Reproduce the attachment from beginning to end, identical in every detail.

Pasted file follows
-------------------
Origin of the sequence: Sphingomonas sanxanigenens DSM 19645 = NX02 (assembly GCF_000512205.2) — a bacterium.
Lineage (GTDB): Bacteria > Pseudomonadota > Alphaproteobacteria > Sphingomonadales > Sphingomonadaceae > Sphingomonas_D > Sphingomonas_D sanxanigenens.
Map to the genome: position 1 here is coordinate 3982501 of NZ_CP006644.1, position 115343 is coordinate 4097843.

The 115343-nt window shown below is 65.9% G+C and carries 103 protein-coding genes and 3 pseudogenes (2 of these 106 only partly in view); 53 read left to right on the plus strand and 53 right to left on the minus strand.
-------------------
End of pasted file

Origin of the sequence: Sphingomonas sanxanigenens DSM 19645 = NX02 (assembly GCF_000512205.2) — a bacterium.
Lineage (GTDB): Bacteria > Pseudomonadota > Alphaproteobacteria > Sphingomonadales > Sphingomonadaceae > Sphingomonas_D > Sphingomonas_D sanxanigenens.
Map to the genome: position 1 here is coordinate 3982501 of NZ_CP006644.1, position 115343 is coordinate 4097843.

The 115343-nt window shown below is 65.9% G+C and carries 103 protein-coding genes and 3 pseudogenes (2 of these 106 only partly in view); 53 read left to right on the plus strand and 53 right to left on the minus strand.